There’s an old saying that the definition of insanity is doing the same thing over and over and expecting a different result.
Although President Barack Obama and other world leaders could be forgiven for feeling that North Korea’s Kim Jong-Il is deliberately driving them insane, that adage is worth keeping in mind amid the calls for U.N. Security Council sanctions against Pyongyang over its recent rocket test. Virtually every angry editorial, opinion column or government statement condemning the launch and urging tough new sanctions has grudgingly acknowledged that — however satisfying such a step would be — it almost certainly won’t work. Not only have the Chinese and Russians — key neighbors and trading partners of North Korea — made clear their opposition to sanctions, but history shows that pressure and coercion aimed at punishing the North or changing its behavior have usually had the opposite effect. A few examples: — A Bush administration move in November 2002 to halt promised shipments of heavy fuel oil in retaliation for Pyongyang’s alleged secret program to build a uranium-based nuclear bomb led not to the North abandoning its uranium effort, but to a decision to restart the nuclear reactor at Yongbyon, where operations had been frozen for eight years. — After the U.S. Treasury Department targeted North Korean accounts in a bank in the former Portuguese territory of Macau in September 2005, and Washington rejected the North’s appeals to resolve the issue and hold a bilateral meeting with U.S. envoy Christopher Hill, Pyongyang test-fired seven missiles in July 2006. — And following the strongly worded condemnation of those missile tests by the U.N. Security Council, the North Koreans ignored warnings not only from Washington but even from their friends in Beijing and staged a nuclear test in October of that year.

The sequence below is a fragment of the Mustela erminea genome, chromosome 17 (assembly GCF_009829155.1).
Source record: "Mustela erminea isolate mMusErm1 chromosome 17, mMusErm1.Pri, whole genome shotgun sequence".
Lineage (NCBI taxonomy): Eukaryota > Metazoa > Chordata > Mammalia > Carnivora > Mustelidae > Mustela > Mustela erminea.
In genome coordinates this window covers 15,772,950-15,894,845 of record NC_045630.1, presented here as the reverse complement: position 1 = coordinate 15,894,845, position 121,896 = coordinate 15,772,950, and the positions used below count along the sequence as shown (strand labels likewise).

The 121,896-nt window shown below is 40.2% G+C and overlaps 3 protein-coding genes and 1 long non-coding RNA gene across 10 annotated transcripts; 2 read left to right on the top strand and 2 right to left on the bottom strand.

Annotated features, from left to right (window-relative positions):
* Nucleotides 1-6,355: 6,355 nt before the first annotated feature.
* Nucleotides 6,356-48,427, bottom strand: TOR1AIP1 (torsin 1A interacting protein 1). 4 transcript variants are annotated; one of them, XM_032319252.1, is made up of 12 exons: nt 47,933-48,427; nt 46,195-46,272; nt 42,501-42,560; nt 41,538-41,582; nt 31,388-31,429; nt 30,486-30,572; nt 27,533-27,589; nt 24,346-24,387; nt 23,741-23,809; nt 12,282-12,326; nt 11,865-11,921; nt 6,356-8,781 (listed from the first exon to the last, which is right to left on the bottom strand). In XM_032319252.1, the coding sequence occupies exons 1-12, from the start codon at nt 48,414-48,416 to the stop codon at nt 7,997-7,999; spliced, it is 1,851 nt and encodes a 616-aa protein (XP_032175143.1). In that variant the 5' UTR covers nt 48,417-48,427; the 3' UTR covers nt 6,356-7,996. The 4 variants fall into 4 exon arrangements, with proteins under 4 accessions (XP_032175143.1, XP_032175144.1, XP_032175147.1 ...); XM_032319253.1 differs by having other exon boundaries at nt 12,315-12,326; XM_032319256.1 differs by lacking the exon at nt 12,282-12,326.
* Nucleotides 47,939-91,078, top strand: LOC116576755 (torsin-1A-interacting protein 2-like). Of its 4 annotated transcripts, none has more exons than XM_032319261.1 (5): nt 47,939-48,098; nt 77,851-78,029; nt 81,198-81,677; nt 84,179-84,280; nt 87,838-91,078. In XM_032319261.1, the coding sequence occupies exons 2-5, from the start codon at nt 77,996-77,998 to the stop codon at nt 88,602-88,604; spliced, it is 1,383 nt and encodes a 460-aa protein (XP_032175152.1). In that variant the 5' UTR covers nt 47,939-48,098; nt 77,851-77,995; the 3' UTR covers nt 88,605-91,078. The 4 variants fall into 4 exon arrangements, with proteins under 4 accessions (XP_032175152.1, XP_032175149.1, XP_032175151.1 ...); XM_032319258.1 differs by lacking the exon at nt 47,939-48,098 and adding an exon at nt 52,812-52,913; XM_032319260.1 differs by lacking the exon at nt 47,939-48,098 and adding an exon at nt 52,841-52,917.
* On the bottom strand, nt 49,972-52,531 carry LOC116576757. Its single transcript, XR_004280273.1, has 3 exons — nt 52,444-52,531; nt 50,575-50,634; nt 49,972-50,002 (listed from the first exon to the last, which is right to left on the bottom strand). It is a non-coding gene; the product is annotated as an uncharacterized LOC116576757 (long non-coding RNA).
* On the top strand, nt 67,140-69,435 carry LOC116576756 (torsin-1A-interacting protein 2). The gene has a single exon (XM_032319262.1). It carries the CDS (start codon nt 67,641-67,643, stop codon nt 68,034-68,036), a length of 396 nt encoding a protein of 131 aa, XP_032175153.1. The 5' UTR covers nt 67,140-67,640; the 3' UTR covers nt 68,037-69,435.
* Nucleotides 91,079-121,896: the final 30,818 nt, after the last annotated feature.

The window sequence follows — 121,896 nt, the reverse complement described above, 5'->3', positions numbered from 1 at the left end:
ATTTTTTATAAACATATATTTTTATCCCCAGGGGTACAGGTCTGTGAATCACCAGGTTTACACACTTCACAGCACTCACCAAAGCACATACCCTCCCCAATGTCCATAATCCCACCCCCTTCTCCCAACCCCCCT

Albright: North Korean leader wants respect
Photo reportedly shows N. Korean rocket in flight
There is no evidence to suggest that “punishing” North Korea with tougher sanctions this time will produce a result any different from past attempts at pressure, especially because the threat or use of force — which would raise the prospect of a new Korean war when Washington is preoccupied with Afghanistan, Iraq and the financial crisis — is clearly not an option. Moreover, the North has signaled that it will retaliate sharply for any U.N. sanctions move. One likely step could be the reprocessing of spent fuel rods removed from the Yongbyon reactor as part of the process of disabling the facility that began in 2007. That could give Pyongyang enough weapons-grade plutonium to add another bomb to its arsenal. Despite its strong condemnation of the April 5 rocket launch and public support for action at the United Nations, the Obama administration appears to understand that sanctions alone are a dead end. In a revealing meeting with reporters the day before the test, the new U.S. envoy to North Korea, Stephen Bosworth, went out of his way to downplay talk of coercion. Instead, he repeatedly signaled a desire to resume negotiations with Pyongyang. “We … believe strongly that everyone has a long-term interest. Regardless of this short-term problem, everyone has a long-term interest in getting back to the negotiations in the six-party process as expeditiously as possible,” he said. He added, “We will continue to have bilateral contacts with the North Koreans. And we are prepared to open that channel at any point.” In the current heated climate — especially given the hardline positions toward the North adopted by key U.S. allies Japan and South Korea — it is likely to be weeks or months before those contacts resume, let alone offer the possibility of producing any meaningful progress. In the meantime, the challenge in what many commentators have described as Obama’s first major foreign policy test is not just to prove how tough he can be, but to show that he has the will and political skill to keep open the possibility of negotiating with North Korea in spite of Kim’s provocations. — Mike Chinoy is the Edgerton Senior Fellow on Asia at the Pacific Council on International Policy in Los Angeles. Information on his book “Meltdown: The Inside Story of the North Korean Nuclear Crisis,” can be found at www.pacificcouncil.org